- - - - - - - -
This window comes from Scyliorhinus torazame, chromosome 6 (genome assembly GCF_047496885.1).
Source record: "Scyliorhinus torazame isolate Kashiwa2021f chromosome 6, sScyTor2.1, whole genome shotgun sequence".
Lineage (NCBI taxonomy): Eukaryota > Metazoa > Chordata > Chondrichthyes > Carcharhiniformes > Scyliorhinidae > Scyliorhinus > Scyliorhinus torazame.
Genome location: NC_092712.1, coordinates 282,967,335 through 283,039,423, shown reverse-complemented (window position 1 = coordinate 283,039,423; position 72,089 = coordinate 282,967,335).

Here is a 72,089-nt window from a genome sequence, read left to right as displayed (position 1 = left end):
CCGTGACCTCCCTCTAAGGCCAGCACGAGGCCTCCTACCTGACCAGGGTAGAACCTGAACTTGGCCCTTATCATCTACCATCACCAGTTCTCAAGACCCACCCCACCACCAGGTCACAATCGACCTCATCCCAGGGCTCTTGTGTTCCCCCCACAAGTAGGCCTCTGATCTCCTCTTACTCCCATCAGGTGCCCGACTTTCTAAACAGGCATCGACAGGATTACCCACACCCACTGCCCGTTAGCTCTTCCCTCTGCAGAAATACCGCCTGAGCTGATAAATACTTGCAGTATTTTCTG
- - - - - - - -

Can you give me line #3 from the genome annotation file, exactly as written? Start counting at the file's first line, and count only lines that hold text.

Lineage (NCBI taxonomy): Eukaryota > Metazoa > Chordata > Chondrichthyes > Carcharhiniformes > Scyliorhinidae > Scyliorhinus > Scyliorhinus torazame.